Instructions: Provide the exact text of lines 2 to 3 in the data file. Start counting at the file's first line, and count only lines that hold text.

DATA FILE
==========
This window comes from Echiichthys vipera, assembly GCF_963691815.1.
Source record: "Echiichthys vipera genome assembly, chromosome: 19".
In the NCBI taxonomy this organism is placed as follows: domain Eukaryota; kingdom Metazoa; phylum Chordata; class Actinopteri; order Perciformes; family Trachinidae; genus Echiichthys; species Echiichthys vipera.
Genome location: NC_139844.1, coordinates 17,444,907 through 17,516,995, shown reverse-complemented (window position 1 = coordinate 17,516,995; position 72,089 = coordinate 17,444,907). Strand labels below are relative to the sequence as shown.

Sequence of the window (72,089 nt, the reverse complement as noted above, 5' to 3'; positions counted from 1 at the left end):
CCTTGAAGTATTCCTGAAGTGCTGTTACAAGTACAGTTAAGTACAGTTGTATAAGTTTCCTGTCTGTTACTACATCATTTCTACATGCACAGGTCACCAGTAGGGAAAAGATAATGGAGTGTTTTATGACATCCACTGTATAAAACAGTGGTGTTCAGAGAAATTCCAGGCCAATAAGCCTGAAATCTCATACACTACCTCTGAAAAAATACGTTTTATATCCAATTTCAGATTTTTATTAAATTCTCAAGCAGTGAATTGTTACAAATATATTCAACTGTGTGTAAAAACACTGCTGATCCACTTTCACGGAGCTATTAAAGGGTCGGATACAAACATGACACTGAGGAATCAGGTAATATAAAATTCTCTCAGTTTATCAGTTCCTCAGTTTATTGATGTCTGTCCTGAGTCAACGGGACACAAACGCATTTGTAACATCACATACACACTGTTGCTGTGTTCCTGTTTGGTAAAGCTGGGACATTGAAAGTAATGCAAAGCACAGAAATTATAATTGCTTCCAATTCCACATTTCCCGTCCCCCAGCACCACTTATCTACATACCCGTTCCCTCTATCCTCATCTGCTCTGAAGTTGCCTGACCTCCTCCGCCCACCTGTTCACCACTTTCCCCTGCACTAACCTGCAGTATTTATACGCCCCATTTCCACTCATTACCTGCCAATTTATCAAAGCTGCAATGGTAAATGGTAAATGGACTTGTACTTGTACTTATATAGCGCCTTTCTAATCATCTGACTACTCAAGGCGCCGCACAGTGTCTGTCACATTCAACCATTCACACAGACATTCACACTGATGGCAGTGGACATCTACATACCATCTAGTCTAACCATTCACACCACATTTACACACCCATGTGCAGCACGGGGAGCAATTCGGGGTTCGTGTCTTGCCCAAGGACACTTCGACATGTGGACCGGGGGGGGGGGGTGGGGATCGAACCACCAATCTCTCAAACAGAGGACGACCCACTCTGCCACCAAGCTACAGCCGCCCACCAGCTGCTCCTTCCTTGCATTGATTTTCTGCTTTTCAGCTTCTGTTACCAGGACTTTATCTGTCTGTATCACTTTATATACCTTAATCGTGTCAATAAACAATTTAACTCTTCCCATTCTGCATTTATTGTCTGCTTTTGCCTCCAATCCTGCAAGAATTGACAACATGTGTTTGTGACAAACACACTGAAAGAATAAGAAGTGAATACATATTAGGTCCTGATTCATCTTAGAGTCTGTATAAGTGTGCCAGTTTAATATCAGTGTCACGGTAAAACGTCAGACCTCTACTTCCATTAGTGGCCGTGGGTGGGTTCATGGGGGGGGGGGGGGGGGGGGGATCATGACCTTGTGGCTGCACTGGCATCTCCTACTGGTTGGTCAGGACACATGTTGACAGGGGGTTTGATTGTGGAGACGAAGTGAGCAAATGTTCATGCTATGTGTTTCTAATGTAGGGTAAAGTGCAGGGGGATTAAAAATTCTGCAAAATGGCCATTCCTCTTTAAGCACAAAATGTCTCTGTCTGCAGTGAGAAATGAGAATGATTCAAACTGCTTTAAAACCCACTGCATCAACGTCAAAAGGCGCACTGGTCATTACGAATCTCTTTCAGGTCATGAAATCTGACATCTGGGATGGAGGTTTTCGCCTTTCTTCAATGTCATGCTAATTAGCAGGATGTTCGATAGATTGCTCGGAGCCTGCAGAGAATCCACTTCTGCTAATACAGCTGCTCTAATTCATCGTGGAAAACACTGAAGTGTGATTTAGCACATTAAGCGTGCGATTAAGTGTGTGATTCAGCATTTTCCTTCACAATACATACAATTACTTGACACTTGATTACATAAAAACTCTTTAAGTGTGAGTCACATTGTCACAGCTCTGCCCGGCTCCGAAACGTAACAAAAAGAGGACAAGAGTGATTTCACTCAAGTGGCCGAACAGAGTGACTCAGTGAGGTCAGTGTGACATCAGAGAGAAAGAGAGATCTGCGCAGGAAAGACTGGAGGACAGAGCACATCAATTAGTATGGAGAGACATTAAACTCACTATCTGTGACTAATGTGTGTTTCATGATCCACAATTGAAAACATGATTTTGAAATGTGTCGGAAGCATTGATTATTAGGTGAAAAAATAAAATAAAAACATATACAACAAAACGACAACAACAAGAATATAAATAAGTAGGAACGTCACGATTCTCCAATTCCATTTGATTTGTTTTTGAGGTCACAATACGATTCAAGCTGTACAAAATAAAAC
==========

Source record: "Echiichthys vipera genome assembly, chromosome: 19".
In the NCBI taxonomy this organism is placed as follows: domain Eukaryota; kingdom Metazoa; phylum Chordata; class Actinopteri; order Perciformes; family Trachinidae; genus Echiichthys; species Echiichthys vipera.